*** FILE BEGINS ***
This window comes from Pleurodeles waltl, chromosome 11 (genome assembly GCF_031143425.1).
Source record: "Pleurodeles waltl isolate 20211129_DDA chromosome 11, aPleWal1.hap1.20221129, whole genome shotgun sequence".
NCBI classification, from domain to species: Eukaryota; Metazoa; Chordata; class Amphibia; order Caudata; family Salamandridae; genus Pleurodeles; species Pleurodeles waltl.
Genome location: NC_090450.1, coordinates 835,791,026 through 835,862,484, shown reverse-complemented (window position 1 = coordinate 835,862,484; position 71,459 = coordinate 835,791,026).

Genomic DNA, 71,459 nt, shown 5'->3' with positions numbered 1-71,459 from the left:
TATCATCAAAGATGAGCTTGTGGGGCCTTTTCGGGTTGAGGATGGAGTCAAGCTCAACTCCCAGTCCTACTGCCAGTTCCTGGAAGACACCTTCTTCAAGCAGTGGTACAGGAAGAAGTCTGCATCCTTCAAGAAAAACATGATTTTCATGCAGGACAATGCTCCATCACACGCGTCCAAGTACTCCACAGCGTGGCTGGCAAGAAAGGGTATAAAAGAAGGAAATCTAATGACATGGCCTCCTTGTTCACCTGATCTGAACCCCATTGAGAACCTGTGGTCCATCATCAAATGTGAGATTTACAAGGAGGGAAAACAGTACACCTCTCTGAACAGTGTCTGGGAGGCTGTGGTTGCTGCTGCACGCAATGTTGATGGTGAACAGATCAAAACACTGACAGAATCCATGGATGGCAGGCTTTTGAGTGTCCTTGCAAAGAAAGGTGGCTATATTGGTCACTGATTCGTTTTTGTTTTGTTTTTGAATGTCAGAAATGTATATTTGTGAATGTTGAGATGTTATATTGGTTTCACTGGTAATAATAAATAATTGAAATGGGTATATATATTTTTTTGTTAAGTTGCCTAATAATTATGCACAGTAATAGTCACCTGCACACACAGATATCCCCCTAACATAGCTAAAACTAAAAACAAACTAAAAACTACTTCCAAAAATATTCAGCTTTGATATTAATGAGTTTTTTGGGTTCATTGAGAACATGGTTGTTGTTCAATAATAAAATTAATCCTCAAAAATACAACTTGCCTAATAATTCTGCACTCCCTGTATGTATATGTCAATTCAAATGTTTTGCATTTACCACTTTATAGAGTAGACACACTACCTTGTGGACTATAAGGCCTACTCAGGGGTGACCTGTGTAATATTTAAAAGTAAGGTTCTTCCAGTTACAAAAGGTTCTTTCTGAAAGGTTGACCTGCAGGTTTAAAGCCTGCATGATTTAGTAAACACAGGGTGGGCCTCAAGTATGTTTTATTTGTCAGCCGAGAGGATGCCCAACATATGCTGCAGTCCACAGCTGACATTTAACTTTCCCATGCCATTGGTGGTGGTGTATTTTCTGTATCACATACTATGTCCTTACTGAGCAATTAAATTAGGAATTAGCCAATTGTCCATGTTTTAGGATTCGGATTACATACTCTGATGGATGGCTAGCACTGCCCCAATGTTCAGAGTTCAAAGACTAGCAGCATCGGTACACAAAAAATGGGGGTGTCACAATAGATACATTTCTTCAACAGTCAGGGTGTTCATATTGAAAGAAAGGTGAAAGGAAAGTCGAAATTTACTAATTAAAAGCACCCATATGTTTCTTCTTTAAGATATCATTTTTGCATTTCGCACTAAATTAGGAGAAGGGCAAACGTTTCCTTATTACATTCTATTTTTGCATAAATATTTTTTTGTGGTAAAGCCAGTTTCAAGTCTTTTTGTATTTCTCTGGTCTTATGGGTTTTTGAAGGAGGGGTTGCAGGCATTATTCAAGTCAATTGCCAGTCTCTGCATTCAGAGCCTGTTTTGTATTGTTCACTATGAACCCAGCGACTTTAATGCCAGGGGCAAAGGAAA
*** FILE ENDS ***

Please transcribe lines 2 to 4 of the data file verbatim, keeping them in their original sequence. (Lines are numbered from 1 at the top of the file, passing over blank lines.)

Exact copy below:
Source record: "Pleurodeles waltl isolate 20211129_DDA chromosome 11, aPleWal1.hap1.20221129, whole genome shotgun sequence".
NCBI classification, from domain to species: Eukaryota; Metazoa; Chordata; class Amphibia; order Caudata; family Salamandridae; genus Pleurodeles; species Pleurodeles waltl.
Genome location: NC_090450.1, coordinates 835,791,026 through 835,862,484, shown reverse-complemented (window position 1 = coordinate 835,862,484; position 71,459 = coordinate 835,791,026).